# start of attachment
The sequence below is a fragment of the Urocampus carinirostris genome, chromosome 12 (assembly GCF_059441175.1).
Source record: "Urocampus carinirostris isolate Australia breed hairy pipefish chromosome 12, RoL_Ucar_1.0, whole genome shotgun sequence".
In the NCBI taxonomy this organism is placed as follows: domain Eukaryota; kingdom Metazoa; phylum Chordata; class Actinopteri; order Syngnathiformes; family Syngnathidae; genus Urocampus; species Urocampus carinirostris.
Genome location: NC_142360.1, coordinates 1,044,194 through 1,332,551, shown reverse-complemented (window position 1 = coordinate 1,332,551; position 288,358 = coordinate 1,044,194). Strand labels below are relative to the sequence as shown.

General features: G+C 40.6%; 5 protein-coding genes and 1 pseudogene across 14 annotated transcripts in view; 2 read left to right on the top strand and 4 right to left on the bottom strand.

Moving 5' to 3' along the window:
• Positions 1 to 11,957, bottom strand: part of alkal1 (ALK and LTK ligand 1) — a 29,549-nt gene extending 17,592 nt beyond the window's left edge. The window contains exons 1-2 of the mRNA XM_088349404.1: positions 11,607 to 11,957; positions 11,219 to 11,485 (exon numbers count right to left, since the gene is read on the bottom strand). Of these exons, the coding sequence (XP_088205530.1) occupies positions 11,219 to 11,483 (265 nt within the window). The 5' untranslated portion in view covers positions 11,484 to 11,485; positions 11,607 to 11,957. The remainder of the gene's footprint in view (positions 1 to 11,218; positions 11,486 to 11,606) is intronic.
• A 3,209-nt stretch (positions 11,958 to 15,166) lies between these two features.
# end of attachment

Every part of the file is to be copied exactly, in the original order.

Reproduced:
The sequence below is a fragment of the Urocampus carinirostris genome, chromosome 12 (assembly GCF_059441175.1).
Source record: "Urocampus carinirostris isolate Australia breed hairy pipefish chromosome 12, RoL_Ucar_1.0, whole genome shotgun sequence".
In the NCBI taxonomy this organism is placed as follows: domain Eukaryota; kingdom Metazoa; phylum Chordata; class Actinopteri; order Syngnathiformes; family Syngnathidae; genus Urocampus; species Urocampus carinirostris.
Genome location: NC_142360.1, coordinates 1,044,194 through 1,332,551, shown reverse-complemented (window position 1 = coordinate 1,332,551; position 288,358 = coordinate 1,044,194). Strand labels below are relative to the sequence as shown.

General features: G+C 40.6%; 5 protein-coding genes and 1 pseudogene across 14 annotated transcripts in view; 2 read left to right on the top strand and 4 right to left on the bottom strand.

Moving 5' to 3' along the window:
• Positions 1 to 11,957, bottom strand: part of alkal1 (ALK and LTK ligand 1) — a 29,549-nt gene extending 17,592 nt beyond the window's left edge. The window contains exons 1-2 of the mRNA XM_088349404.1: positions 11,607 to 11,957; positions 11,219 to 11,485 (exon numbers count right to left, since the gene is read on the bottom strand). Of these exons, the coding sequence (XP_088205530.1) occupies positions 11,219 to 11,483 (265 nt within the window). The 5' untranslated portion in view covers positions 11,484 to 11,485; positions 11,607 to 11,957. The remainder of the gene's footprint in view (positions 1 to 11,218; positions 11,486 to 11,606) is intronic.
• A 3,209-nt stretch (positions 11,958 to 15,166) lies between these two features.